Monday, November 20, 2017 || By Michael Romain || @maywoodnews
Featured image: The founders of Lādē Incorporated, a Bellwood nonprofit: Jessica Cox, Tamara Wallace and Marquetta Williams. | Shanel Romain
In 2015, while living in Atlanta, Tamara Wallace, 27, had hit a low point.
“I was at a place where I was trying to find myself,” she recalled. “I lacked confidence and self-esteem. I was trying to figure out where I was and what I wanted to do. I didn’t have a special skill or talent or something I could call mine. What I realized about myself is that everyone comes to me for advice, people vent to me. I’m an encourager and I make people feel good about themselves.”
Two years later, Wallace is at the front of what is turning into a burgeoning local movement to help other young women find themselves. Last January, Wallace found her own nonprofit, Lādē Incorporated, which has become a vehicle for her budding ministry.
On Nov. 11, the organization hosted what it called a BONDfire in Bellwood, where Wallace now lives. For a few hours, around two dozen people, women and men, gathered around a bonfire built by Wallace’s father, Earl Wallace.
Earl Wallace and his daughter, Tamara Wallace, the founder of Lādē Incorporated on Nov. 11. | Shanel Romain
“Every month, we try to do something that will benefit the community and women, and that is relevant,” Wallace said after the event, as Bellwood firefighters sat monitoring the flames.
Jessica Cox, 27, and a Lādē co-founder, said that the bonfire was something of a metaphor for their lives.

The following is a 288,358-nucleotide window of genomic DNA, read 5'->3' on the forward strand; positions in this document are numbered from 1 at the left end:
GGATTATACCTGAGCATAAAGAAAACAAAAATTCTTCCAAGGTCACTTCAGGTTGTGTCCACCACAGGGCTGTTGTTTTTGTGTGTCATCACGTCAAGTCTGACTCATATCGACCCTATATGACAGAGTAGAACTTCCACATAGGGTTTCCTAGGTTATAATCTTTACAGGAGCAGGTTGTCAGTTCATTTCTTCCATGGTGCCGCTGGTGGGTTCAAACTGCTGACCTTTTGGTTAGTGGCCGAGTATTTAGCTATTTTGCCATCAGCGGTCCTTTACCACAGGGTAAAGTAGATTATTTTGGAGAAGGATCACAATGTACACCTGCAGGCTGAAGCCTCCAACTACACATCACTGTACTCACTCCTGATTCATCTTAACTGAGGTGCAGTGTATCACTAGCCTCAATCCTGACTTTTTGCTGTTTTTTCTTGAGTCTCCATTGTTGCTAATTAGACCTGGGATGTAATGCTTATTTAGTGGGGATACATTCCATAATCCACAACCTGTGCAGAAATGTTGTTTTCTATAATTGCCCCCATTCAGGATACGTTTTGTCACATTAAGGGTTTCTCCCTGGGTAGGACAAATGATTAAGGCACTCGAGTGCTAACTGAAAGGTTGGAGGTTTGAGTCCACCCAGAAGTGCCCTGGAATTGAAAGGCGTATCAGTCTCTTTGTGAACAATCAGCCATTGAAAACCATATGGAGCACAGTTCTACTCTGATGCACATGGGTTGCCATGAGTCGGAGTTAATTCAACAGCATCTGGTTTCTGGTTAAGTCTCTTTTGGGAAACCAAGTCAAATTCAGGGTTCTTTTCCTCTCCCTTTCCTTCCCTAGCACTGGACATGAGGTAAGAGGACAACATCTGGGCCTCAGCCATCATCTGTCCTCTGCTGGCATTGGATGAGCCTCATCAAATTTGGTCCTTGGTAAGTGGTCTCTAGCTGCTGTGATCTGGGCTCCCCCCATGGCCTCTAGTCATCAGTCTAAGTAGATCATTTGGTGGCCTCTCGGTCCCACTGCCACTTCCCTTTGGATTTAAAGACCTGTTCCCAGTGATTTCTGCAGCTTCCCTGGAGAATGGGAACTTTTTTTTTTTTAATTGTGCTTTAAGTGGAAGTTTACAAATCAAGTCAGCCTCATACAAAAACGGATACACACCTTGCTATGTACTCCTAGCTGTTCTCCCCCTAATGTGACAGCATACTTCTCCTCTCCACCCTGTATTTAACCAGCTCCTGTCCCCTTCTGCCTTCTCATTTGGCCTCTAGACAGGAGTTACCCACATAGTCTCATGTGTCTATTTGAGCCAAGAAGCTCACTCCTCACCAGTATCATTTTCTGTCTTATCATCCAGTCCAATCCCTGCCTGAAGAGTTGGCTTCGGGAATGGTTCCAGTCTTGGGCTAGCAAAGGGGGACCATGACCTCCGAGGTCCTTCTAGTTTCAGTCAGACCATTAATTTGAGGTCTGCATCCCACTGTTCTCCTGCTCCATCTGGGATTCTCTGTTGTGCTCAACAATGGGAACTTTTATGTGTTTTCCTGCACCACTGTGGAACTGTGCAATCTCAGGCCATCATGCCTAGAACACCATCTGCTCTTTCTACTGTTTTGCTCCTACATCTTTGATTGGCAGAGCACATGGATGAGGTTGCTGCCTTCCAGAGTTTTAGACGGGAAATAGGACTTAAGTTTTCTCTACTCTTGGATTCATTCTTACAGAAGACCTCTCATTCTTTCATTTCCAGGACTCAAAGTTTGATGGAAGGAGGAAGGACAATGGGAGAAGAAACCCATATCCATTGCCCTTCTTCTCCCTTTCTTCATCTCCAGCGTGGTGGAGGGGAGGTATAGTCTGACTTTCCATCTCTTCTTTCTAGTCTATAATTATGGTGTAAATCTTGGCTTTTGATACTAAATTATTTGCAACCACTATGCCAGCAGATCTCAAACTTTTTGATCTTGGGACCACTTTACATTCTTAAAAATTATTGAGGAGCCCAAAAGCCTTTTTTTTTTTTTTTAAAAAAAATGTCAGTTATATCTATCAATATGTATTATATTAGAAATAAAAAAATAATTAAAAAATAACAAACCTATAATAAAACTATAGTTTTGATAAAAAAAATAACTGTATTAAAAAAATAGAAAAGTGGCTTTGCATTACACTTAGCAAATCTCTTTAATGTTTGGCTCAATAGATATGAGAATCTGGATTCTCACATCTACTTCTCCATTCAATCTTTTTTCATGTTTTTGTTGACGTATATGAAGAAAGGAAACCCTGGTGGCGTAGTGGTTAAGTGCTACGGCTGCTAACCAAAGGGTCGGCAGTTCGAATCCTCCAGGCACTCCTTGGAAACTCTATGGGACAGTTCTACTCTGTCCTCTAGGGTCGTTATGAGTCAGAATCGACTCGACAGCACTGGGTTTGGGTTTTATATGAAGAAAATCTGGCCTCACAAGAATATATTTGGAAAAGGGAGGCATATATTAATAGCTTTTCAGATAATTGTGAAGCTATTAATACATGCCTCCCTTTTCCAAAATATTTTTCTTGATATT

“In the summer, we had a blossom campaign,” Cox said. “We put down seeds and put down our hopes, dreams and wishes into those seeds and we catered to those seeds the whole summer, checking on their progress. Now, we’re in harvest season and that’s where the bonfire came in. You reap what you sow, so tonight we wanted to share all that we’ve accomplished this year.”
Those feats include a self-defense class the organization held in October in honor of Domestic Violence Awareness Month. Those who attended the bonfire were encouraged to bring donations, such as toiletries, that Lādē planned on dropping off to a local shelter for abused and battered women.
In January, Wallace said, the group will hold its annual vision board party, which entails young women putting down their goals for the year and implementing mechanisms that will hold them accountable, ensuring that those ambitions are met.
Participants after a bonfire hosted by Lādē Incorporated in Bellwood. | Shanel Romain
The concept is relatively foreign to millennials scattered to suburbs. Networks of the young and ambitious and like-minded are becoming more and more concentrated in the cities — in white collar havens like the Loop or creative hubs like Wicker Park.
Think of places like Bellwood and Maywood and vision boards don’t often come to mind. That’s a reality Wallace and her core group of Lādē co-founders (which includes 27-year-old Marquetta Williams) is trying to change as they each strive to find their individual purposes together.
“I popped into the picture recently,” Cox recalled. “We went to Proviso West together and I’d been kind of in the same place [as Wallace] two years ago. I was trying to find my purpose. I’m a good supporter, so I helped Tamara put her ideas down and organize them. I run errands and do decorations because I’m really creative. I kept emailing her ideas, like the one for the blossom campaign, and now I feel like I’m finding who I am and what I’m here for.”
That high sense of purpose and common striving attracted Moriah Warfield, of Westchester, to the Bellwood bonfire. And it could be what attracts many other young people into the group’s growing community of the young and purpose-minded.
“I have my own fashion brand and a lot of what you all were saying is kind of a mirror of what my brand is about,” Warfield told Cox and Wallace. “I’m always up for working with people. I just loved this.” VFP
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